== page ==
Why didn’t Obama’s strike team bring Osama bin Laden to justice?

As Democracy Now! headlines described today: A trial is underway in Cambodia for the four most senior surviving members of the Khmer Rouge. The former officials face charges that include crimes against humanity, war crimes, genocide, religious persecution, homicide and torture. The Khmer Rouge is believed to have killed at least 1.7 million Cambodians during the late 1970s. All four of the accused have plead “not guilty” to the charges against them. Stephen Rapp is the U.S. ambassador at large for war crime.

This is such a traumatic event in the history of this country that touched every single person here, a quarter of the population murdered and a country that was turned back to the year zero. An understanding of why it happened and how it happened is really critical to going forward, and that is why there is such an outpouring of interest here and why it is so important that the international community support this trial to the end.Stephen Rapp, U.S. Ambassador at Large for War Crime Issues

There is “an outpouring of interest” in the crime of 9/11 as well and “it is so important that the international community support [a] trial to the end” for what happened then too. But instead of a trial for Osama bin Ladin, who we’re told is one of the masterminds of 9/11, President Obama had bin Ladin killed. One must wonder why murder is a preferable outcome to bringing him in alive and trying him in open court with evidence presented against him.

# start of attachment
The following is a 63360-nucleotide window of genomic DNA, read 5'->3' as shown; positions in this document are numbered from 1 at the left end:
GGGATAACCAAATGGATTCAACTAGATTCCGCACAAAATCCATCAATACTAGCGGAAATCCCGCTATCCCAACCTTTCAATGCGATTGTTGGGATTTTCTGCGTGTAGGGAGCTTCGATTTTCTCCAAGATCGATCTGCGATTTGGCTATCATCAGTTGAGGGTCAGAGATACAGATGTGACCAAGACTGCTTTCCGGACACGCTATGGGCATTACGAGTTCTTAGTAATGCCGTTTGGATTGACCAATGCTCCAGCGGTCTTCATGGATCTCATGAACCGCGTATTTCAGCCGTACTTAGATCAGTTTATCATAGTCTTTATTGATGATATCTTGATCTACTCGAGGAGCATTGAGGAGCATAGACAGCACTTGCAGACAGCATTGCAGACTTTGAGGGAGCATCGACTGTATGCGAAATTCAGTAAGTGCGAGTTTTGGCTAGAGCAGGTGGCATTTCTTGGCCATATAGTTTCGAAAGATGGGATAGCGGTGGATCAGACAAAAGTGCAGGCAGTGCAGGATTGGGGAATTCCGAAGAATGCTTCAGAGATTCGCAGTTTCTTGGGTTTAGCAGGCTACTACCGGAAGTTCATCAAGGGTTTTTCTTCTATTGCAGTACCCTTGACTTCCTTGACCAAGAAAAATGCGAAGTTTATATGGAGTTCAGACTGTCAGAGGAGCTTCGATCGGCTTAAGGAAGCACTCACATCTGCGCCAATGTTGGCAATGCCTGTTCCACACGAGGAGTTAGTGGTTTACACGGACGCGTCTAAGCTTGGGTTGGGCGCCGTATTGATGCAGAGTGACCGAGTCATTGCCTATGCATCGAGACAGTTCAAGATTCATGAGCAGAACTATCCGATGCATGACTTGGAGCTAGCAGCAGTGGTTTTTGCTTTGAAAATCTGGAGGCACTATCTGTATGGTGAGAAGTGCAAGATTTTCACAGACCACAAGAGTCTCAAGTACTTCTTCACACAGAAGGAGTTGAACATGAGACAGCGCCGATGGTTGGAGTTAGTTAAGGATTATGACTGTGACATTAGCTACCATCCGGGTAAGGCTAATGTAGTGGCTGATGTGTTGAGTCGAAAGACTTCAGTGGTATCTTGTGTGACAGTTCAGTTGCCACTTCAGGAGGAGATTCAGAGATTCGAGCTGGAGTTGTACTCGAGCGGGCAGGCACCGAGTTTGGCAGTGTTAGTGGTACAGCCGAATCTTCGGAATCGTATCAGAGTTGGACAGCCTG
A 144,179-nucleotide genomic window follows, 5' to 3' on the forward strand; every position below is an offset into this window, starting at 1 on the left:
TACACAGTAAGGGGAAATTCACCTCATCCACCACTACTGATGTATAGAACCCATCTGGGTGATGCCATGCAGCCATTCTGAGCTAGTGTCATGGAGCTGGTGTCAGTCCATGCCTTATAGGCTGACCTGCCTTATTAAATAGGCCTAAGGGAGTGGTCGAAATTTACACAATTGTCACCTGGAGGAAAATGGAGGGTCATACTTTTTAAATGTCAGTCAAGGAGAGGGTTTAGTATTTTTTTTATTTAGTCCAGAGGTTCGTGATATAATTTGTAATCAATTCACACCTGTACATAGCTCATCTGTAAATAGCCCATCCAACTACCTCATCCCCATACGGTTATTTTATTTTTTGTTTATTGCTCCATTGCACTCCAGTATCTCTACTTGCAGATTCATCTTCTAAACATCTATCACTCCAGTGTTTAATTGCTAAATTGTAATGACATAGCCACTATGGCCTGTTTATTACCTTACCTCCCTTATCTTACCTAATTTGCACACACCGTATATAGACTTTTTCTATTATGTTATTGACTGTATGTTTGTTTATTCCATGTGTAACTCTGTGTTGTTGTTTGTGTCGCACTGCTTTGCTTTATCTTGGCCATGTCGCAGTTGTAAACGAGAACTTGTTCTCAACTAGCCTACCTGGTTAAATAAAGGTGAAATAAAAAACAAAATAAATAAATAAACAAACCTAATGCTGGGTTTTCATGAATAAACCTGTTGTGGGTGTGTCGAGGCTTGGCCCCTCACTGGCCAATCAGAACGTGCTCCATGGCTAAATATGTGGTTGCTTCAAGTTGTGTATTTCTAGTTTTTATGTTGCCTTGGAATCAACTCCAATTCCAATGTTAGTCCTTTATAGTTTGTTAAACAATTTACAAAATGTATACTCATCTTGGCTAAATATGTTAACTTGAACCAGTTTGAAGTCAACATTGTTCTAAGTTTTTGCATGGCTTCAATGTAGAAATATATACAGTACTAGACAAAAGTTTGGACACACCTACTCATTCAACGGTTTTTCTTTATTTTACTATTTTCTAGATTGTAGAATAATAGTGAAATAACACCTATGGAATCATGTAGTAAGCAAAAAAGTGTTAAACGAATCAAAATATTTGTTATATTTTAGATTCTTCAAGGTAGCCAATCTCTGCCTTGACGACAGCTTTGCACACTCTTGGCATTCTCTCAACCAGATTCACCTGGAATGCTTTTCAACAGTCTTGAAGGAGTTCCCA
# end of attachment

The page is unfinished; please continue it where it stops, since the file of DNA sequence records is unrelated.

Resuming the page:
Update 2011-10-02: President Obama’s CIA claims to have 52 separate photos and videos of Osama bin Laden’s body, the U.S. raid that killed him, and his burial at sea, but refuses to release them because publication might inspire terror attacks on U.S. targets according to ABC news.